Choosing the right flooring for your home is an important investment, and while both carpet and hardwood flooring are beloved for their aesthetics and functionality, both options carry tradeoffs and strengths that distinguish each option.
Determining which is the best flooring choice for your home will depend on a range of factors, including your personal style, budget, and the specific needs of each room in your home. But ultimately, the decision will come down to the aspects that are most important to you.
Carpet vs hardwood flooring
'Where does one begin when considering comfort versus cleanability, cost versus longevity?' says Keely Smith, lead interior designer at JD Elite Interiors. 'Both flooring options have their pros and cons that homeowners must carefully consider based on the areas of the home and their individual lifestyle.'
In this guide, we will cover:
- Maintenance and cleaning
- Aesthetic appeal and versatility
- Lifespan and durability
- Comfort and insulation
- Room suitability
- Cost and installation
- Resale value
- Allergies and indoor air quality
- Environmental impact
1. Maintenance and cleaning
Both carpet and hardwood floors require specific maintenance to maximize their lifespan and appearance.
Cleaning hardwood floors is usually easier than with carpets. 'Hardwood maintenance involves sweeping, dusting, and promptly addressing spills to protect the floor's finish without using too much water, which can damage wood,' says Keely Smith. You can also easily make DIY wood floor cleaner to make this process simpler.
Hardwood floors can handle more foot traffic and spills without showing any damage than carpets. 'However, it can be a challenge to maintain consistent humidity levels to prevent gaps and warping while preventing or repairing scratches, stains, and potential water damage,' says FLOOR360 interior designer Courtney Wollersheim. For hardwood, you might need to factor in a dehumidifier or humidifier, depending on your region's climate.
An added benefit of hardwood floors is that they can be sanded down and/or refinished if they aren't looking their best.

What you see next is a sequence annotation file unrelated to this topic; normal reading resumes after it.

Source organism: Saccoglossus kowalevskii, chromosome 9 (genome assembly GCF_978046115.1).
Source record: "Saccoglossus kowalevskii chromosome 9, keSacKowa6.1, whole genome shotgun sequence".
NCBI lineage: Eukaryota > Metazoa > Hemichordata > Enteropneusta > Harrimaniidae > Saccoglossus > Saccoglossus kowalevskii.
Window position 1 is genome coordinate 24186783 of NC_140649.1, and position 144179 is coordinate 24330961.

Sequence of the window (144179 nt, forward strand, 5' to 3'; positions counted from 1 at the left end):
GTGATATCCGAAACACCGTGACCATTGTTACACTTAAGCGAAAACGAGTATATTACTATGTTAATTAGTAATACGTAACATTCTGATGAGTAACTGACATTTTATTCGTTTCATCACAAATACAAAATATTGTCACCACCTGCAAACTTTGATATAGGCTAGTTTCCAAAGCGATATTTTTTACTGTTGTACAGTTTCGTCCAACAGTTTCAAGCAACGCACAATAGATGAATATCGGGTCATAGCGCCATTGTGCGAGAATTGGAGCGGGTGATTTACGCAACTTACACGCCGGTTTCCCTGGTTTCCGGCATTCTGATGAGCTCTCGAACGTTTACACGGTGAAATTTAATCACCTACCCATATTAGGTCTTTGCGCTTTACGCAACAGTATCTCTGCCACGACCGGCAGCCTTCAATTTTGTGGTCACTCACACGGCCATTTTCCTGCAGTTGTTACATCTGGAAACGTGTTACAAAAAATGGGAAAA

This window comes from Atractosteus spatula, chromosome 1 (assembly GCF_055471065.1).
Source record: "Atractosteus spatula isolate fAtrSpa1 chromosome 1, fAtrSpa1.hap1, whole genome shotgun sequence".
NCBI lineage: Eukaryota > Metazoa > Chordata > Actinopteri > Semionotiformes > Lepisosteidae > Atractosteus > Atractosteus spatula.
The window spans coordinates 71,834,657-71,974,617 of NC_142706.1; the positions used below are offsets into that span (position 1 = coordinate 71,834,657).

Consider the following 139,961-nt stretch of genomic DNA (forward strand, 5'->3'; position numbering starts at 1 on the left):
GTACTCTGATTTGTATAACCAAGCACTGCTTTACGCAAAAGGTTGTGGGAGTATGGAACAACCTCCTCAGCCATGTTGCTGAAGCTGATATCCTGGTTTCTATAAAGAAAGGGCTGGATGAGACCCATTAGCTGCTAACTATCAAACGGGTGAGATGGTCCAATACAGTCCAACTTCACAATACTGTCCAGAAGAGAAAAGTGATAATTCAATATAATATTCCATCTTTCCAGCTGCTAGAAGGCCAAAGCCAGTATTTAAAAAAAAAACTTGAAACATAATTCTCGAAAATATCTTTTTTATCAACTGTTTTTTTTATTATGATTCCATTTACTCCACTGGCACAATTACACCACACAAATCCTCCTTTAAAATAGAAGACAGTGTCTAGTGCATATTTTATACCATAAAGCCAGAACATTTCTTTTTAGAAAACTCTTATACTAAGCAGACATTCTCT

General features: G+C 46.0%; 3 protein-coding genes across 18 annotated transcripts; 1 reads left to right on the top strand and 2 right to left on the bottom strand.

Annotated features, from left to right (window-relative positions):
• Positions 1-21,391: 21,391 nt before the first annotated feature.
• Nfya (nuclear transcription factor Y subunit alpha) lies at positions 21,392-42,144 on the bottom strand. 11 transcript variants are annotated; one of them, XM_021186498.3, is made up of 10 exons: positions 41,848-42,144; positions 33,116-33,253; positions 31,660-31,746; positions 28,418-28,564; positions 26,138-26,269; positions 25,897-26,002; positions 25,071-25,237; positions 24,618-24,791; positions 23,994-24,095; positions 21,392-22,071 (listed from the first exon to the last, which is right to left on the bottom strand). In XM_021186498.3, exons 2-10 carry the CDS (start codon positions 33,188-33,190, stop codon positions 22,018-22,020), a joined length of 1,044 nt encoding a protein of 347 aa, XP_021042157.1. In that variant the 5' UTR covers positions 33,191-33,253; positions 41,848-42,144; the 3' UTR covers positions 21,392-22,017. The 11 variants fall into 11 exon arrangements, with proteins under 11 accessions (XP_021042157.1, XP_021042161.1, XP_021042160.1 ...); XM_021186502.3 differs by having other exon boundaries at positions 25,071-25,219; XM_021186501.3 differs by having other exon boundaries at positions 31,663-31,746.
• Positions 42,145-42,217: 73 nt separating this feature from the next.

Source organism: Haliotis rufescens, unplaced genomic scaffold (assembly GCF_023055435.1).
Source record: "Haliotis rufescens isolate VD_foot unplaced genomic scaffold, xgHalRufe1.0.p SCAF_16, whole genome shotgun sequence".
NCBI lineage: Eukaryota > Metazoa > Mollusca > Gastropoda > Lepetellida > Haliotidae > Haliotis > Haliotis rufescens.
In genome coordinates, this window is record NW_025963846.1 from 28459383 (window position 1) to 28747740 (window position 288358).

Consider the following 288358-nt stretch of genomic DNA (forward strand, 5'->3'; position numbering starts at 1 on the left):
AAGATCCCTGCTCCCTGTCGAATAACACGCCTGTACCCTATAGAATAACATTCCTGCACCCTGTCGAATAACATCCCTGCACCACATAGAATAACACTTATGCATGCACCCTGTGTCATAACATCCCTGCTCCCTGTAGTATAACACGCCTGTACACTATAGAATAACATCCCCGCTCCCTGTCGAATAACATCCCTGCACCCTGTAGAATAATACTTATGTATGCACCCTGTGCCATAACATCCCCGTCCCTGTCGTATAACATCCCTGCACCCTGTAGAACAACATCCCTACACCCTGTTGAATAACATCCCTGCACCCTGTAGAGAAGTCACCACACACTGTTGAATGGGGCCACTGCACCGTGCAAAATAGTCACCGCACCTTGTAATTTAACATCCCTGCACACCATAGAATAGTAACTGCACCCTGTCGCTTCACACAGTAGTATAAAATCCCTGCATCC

'Carpet maintenance involves regular vacuuming to prevent dirt buildup, as well as periodically deep cleaning the carpet to remove allergens,' says Keely Smith. 'Heavy furniture and foot can impact the fibers over time in a way it will not with wood, requiring more frequent and thorough cleaning sessions.'
While cleaning and maintenance requirements can vary based on the specific type of hardwood or carpet, overall, hardwood flooring is a much simpler surface to clean and maintain.
2. Aesthetic appeal and versatility
'Hardwood floors bring a timeless elegance to any space. Their natural grain patterns add a unique character that complements modern and traditional décor,' says Kenny Klinger, CEO of Go Flooring.
They come in numerous natural wood varieties, such as oak, maple, cherry, or bamboo, and wood can be stained in virtually any shade depending on your preference.
Hardwood floors offer plenty of versatility because you can refresh the look of a room with a large area rug every season (in contrast to fitted carpet).
'Carpets come in a vast array of colors, patterns, textures, and pile heights, allowing for immense creative freedom in interior design,' says Kenny Klinger. 'From bold geometric patterns to soft, muted tones, there's a carpet for every aesthetic.'
However, carpet trends can quickly become dated, and while carpets can be replaced to suit your changing style, this can become an expensive bit of upkeep.
The best option, according to aesthetics, is highly subjective, but for most people, hardwood flooring tends to be more pleasing than carpet, which is important to keep in mind if you are considering selling your home anytime soon.
Kenny Klinger is co-founder and CEO of Go Flooring, a flooring company specializing in affordable to luxury flooring solutions with enhanced customer services for residential and commercial properties in the Southeast.
3. Lifespan and durability
Hardwood flooring is renowned for its durability and longevity. These floors can also be refinished multiple times, extending their lifespan. For this reason, hardwood is the ideal flooring to use in high-traffic areas compared to carpets.
While hardwood is susceptible to stains, you can purchase refinished options with protective coatings that offer extra protection and stain resistance. However, it's worth noting that hardwood may dent or scratch more easily if heavy furniture is moved across it without lifting. These floors can also be damaged if exposed to moisture and high humidity levels.
Certain types of fibers – like nylon or polyester – are ideal for handling heavy foot traffic and will resist crushing or matting.
Though it is possible to purchase stain-resistant carpets, most styles of carpet will show stains and signs of wear more visibly than hardwood floors in high-traffic areas.
When it comes to long-term durability, hardwood floors have an edge over carpets.
4. Comfort and insulation
Hardwood floors can be cold during winter, requiring underfloor heating, underlay, or additional rugs to absorb sound and provide warmth. Hardwood floors may also have cracks that will allow cold air to rise through the floor.
Carpet, in contrast, has a soft texture that provides a comfortable and cozy feel underfoot. 'Carpet retains heat, making it a cozy choice in cooler climates or for homes with drafty rooms,' says Kenny Klinger. 'It can also act as an insulator, reducing energy bills during colder months.'